The Likya Way is a ~500km walking trail connecting Fethiye and Antalya passing near ruined Likyan cities and modern Turkish beach resorts. Much of the trail isn’t accessible to bicycles, but in many places there are roads nearby so it’s possible to visit many of the same sites by bicycle. When I put this bicycle route together, I wasn’t specifically trying to follow the Likyan Way, but a few days into the trip I realized that’s what I was doing.
I met my first Likyan walker up in Hisarçandır on the same day I left Antalya. That was Elaine from Salk Lake City. She had just walked solo all the way from Fethiye (more or less). A couple days later I met a trekking couple descending from Beycik to the coast just like I was doing. They were hoping to walk all the way to Fethiye.
My plan for the first week was to head south to Korsan Koyu where I’d meet Ferda and other friends for the weekend. They were coming by car. Of course, going by bicycle sounded more fun to me. Also, not surprisingly, it ended up being very hilly.
I camped by the (very low volume) Çandır below Üçoluk on the first night of the trip. I climbed 1500m to get here.
The climb continued in the morning to get to Söğütcuması where I started to get views of the beautiful Alakır Valley.
In hindsight when Seb and I left Nemrut Dağı we should have driven southwest via Adıyaman and Adana. At the time, however, our tentative plan had been to spend the last weekend of our ski trip at Erciyes (near Kayseri) and Hasan Dağı (near Aksaray). In their effort to contain the rising number of covid hospitalizations, Turkey announced a weekend curfew. We needed either to get back to Antalya before the lockdown, stay and ski two days at the Erciyes ski resort which we understood was still open during the lockdown, or find a backcountry ski spot for the weekend. Of course, I pushed for the latter. We ended up skiing two days in Ulukışla district (ilçe) in southern Niğde province (il). It was an excellent choice.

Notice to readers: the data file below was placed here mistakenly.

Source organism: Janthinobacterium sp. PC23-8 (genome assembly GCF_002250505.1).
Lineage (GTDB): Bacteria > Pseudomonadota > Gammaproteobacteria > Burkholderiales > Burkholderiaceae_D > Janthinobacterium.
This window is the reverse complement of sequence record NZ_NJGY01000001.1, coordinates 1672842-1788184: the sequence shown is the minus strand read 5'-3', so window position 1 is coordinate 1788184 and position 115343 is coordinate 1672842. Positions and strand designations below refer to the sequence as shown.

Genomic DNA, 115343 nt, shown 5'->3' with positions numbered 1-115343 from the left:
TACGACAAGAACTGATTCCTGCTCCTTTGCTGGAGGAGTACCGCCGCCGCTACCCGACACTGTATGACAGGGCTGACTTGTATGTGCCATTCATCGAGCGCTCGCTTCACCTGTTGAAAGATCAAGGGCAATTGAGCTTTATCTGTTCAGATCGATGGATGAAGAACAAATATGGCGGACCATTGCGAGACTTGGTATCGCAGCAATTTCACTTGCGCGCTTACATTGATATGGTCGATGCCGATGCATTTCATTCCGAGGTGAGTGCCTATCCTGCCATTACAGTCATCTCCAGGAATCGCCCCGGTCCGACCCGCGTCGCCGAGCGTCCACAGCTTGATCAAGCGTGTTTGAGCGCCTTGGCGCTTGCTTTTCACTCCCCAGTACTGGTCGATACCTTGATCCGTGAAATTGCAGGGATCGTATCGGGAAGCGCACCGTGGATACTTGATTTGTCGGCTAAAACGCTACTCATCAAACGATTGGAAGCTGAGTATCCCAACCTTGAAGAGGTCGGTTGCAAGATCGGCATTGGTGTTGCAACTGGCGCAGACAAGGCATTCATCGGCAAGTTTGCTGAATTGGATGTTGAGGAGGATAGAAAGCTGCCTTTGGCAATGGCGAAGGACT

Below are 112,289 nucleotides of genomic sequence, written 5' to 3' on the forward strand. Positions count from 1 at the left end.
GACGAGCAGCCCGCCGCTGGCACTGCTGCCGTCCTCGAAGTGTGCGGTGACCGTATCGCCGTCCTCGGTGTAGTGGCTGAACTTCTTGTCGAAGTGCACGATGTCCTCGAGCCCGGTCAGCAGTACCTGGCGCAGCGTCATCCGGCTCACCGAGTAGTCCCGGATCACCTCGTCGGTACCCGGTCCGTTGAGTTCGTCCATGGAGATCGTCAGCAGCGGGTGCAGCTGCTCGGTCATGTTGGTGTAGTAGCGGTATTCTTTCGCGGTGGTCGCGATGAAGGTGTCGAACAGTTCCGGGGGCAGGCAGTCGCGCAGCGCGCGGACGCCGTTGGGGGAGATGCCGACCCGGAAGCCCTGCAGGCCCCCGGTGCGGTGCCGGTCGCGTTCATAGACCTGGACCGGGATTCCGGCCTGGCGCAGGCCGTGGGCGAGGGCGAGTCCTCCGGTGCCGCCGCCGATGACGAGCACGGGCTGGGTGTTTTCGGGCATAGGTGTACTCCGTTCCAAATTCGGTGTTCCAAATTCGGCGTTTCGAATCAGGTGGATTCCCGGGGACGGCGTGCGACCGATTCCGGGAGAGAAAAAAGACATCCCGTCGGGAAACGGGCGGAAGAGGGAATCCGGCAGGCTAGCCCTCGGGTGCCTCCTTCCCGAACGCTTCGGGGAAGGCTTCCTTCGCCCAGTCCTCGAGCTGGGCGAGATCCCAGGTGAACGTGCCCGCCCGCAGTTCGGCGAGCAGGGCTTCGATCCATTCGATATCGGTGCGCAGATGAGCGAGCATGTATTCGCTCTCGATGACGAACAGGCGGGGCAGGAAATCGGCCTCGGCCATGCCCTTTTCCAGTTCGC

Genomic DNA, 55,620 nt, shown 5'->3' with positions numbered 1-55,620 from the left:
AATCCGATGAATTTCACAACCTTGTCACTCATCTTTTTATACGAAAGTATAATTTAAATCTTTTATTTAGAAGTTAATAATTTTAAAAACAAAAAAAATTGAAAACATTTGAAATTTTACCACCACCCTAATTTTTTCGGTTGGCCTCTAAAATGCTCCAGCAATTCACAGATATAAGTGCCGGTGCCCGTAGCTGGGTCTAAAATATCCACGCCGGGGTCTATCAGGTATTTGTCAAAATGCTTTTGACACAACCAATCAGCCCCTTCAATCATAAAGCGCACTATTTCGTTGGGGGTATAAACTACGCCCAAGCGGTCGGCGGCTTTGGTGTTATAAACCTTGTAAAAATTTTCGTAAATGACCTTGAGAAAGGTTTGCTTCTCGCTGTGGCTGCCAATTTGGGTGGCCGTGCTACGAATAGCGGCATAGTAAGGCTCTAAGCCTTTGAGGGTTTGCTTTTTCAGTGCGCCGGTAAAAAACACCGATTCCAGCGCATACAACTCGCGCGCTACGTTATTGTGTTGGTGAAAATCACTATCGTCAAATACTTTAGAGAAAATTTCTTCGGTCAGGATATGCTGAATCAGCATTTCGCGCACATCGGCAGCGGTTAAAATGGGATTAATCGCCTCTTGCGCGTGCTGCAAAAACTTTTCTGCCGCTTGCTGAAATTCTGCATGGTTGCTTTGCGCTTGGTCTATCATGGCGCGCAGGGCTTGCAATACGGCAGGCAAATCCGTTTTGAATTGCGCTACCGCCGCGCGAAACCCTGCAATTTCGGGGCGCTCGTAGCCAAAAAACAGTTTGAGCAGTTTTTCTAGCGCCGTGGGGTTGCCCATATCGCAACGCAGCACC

On the way south we stopped at the ancient city of Tyana (Kemerhisar, Bor, Niğde) where the most exciting thing to see is definitely the remains of the Roman aquaduct.
After a little more adventure than we bargained for in Erzurum, Seb and I started heading southwest, doing more driving, more sightseeing, and less skiing. We found a pleasant campsite near a creek about 10km east of the provincial capital of Bingöl. Driving up and out of the city the next morning, Seb spotted a small sign: “Hesarek Kayak Tesisleri”. He didn’t know the word tesis, but he recognized kayak (ski) and swung the car off the highway.
I can’t remember what we had planned for that day, but what a pleasant surprise we stumbled upon.
The lifts weren’t open when we arrived, but the only woman in the one group there was on the phone calling around trying to get them to open up. She succeeded, and the T-bar was running about 15 minutes later! Thanks, Dilo!
Warning: there are a lot of details here about our ski day in Çayırbaşı (İspir), as perhaps someone (us?) can learn something from the avalanche we triggered.
Seb and I left behind snowy roads and good powder in İkizdere. The hope was to get away from the former but not the latter. It had snowed (again) in İkizdere (down at 600m!), but what a surprise to find so much of the fluffy white stuff on the main İkizdere-İspir highway. Sure, they don’t (frequently? ever?) plow the village roads, but until then we’d always found the highway snow-free!
Up higher, however, a plow had been through, and it was easy to get to 2100m where we entered the world’s 7th longest road tunnel. The 14km tube is more boring and less beautiful but certainly faster than the old route over 2600m Ovit Geçidi. From the map I had picked out a couple potential places to ski between İspir and Erzurum, one near Kızılkale (after crossing Ağzıaçık Geçidi (a pass)) and one near Rizekent (after crossing Dallıkavak Geçidi (another pass)). Before even getting that far, however, as we were descending Gölyurt Geçidi (yet another pass!), we had nice views of the forested north-facing slopes of Bozan Dağı (a mountain). Let’s check it out, we said.
Here’s Gölyurt Geçidi:
First, however, we had to get to the village of Bozan. The road to that village looked like this: